7.      Goodarzi F, Rahnama L, Karimi N, Baghi R, Jaberzadeh S. The effects of forward head posture on neck extensor muscle thickness: an ultrasonographic study. J Manipulative Physiol Ther. 2018; 41:34-41.

8.      Roofe LR, Resha DJ, Abramo TJ, Arnold DH. Noninvasive bedside assessment of acute asthma severity using single-breath counting. Paediatric Emerg Care. 2014; 30:8-10.

9.      Kim CY, Lee JS, Kim HD, Lee DJ. Short-term effects of respiratory muscle training combined with the abdominal drawing-in maneuver on the decreased pulmonary function of individuals with chronic spinal cord injury: A pilot randomised controlled trial. J Spinal Cord Med. 2017; 40:17-25.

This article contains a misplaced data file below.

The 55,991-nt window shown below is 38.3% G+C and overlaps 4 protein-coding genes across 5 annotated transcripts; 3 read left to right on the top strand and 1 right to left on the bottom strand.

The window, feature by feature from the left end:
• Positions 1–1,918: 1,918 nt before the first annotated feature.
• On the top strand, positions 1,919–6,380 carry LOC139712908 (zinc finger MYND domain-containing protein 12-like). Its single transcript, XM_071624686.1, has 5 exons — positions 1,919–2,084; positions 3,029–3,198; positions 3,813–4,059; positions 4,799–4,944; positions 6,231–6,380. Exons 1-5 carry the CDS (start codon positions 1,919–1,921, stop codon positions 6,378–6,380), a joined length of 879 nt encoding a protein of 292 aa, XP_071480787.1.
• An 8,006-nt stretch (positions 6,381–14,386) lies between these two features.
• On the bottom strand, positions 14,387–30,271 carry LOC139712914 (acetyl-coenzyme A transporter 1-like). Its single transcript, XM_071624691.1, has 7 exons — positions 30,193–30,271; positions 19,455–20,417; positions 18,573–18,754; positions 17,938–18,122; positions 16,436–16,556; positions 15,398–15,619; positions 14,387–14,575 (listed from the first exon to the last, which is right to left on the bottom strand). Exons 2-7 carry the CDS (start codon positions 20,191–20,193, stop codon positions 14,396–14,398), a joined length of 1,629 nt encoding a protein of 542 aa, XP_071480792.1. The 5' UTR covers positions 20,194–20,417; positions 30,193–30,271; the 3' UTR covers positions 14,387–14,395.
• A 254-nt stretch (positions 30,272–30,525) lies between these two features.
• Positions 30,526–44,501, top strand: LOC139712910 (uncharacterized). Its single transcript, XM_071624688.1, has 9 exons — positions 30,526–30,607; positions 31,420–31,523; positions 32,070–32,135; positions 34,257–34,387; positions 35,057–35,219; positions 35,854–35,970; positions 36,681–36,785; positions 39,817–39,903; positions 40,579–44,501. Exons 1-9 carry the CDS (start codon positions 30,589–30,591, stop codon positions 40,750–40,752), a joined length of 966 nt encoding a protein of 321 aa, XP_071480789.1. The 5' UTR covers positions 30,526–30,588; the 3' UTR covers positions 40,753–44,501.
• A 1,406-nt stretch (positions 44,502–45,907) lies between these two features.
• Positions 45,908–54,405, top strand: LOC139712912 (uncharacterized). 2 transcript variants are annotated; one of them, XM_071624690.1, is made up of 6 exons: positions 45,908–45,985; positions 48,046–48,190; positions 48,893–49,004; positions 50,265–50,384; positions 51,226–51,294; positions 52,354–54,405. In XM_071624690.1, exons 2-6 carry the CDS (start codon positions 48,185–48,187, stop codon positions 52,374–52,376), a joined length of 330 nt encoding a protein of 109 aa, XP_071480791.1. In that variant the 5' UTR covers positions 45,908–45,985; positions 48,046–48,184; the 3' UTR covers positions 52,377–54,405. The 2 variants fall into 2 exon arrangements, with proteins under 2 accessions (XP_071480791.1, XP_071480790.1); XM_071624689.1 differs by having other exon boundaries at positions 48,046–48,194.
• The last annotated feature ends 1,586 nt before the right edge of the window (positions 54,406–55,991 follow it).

10.    Lee MH, Jang SH. The effects of the neck stabilisation exercise on the muscle activity of trunk respiratory muscles and maximum voluntary ventilation of chronic stroke patients. J Back Musculoskeletal Rehabil. 2019; 32:863-8.